In the week in which Dixons' Freeserve became the first big new media
flotation in the UK, having a stake in an IT company appeared to offer the
promise of huge profits to come.
Whether those who are surfing the stockmarket as well as the web will see
those profits in the short term, of course remains to be seen. Freeserve,
after all, has yet to show a profit.
The news that Field Fisher Waterhouse is taking shares in IT companies as
payment for its services may seem a clever move. It enables the firm to
work for start-up IT operations which cannot normally afford top legal
advice, and to be in at the heart of the latest developments in IT and
The IT lawyer who tells The Lawyer that he prefers to be paid by his
clients in good old-fashioned cash has a point, but small IT start-ups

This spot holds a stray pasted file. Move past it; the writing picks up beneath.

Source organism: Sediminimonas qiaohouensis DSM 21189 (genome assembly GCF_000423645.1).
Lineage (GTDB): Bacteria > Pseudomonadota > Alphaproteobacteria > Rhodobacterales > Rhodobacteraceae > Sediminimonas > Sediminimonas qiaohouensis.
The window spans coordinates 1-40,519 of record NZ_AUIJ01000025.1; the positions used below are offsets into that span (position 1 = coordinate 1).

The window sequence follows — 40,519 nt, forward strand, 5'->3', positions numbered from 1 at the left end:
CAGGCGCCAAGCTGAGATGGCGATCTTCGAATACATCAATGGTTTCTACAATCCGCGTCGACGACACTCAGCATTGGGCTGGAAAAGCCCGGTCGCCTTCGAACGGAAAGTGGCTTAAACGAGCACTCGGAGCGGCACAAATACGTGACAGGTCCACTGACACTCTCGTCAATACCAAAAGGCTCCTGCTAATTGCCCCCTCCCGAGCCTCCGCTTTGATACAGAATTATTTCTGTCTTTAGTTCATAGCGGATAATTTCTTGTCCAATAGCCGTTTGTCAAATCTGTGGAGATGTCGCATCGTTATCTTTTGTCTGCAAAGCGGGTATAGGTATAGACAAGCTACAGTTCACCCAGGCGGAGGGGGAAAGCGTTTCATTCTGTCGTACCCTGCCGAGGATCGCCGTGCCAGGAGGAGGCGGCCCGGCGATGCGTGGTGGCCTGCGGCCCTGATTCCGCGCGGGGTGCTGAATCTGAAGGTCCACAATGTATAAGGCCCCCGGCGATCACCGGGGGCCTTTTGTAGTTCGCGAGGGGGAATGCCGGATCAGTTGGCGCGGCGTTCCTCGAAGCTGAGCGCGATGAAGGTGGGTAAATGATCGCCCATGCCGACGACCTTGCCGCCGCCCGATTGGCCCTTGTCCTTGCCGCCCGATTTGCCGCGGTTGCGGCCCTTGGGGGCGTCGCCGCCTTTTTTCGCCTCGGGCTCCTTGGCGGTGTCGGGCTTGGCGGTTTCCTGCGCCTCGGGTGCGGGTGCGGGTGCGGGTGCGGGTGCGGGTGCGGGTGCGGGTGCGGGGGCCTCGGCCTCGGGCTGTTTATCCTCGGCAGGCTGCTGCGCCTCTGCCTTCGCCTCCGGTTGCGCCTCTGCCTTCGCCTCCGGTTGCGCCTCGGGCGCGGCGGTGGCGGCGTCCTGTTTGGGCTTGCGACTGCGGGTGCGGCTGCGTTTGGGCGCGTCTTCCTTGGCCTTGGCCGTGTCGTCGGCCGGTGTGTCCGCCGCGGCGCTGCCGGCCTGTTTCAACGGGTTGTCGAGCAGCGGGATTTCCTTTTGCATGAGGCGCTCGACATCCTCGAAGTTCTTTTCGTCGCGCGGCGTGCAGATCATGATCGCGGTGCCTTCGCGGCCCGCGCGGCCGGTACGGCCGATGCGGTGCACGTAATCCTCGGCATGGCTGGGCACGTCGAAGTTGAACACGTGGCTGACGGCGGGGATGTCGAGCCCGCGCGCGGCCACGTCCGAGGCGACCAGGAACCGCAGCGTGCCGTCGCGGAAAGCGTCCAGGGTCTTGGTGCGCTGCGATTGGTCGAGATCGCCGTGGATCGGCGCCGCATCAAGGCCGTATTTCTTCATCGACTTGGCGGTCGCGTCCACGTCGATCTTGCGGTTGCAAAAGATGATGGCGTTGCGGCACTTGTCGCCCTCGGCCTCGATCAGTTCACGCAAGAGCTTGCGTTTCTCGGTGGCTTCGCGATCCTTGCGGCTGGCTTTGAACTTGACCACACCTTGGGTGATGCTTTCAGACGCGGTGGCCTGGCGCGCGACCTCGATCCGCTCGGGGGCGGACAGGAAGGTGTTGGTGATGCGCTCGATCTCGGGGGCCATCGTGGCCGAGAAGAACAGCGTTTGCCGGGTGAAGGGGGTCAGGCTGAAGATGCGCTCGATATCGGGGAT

often lack the cash necessary to buy advice in the traditional way.
Of course, Ffw is hoping that the IT companies it has worked for will
become the runaway successes of Silicon Valley legend. If they do, they may
find the profits from their advice far outstrip anything they may have
received by cheque.
But, of course, the gamble is just that.
As the adverts warn, shares can decrease in value. Not every IT company
has been a success. Not every new media idea has made its inventor a
But not every firm is in the position of being offered or able to take
shares as payment, and the relationship that FFW is establishing with its
IT clients mirrors the new flexible economy and relationships that the
electronic economy is setting in motion.
FFW has spotted that firms can have a closer and longer relationship with
clients than just the lead up to the signing of contracts.
They have opened up the possibility for firms to think creatively about
how they are rewarded, who they choose to get involved with and,
ultimately, how they conduct their business.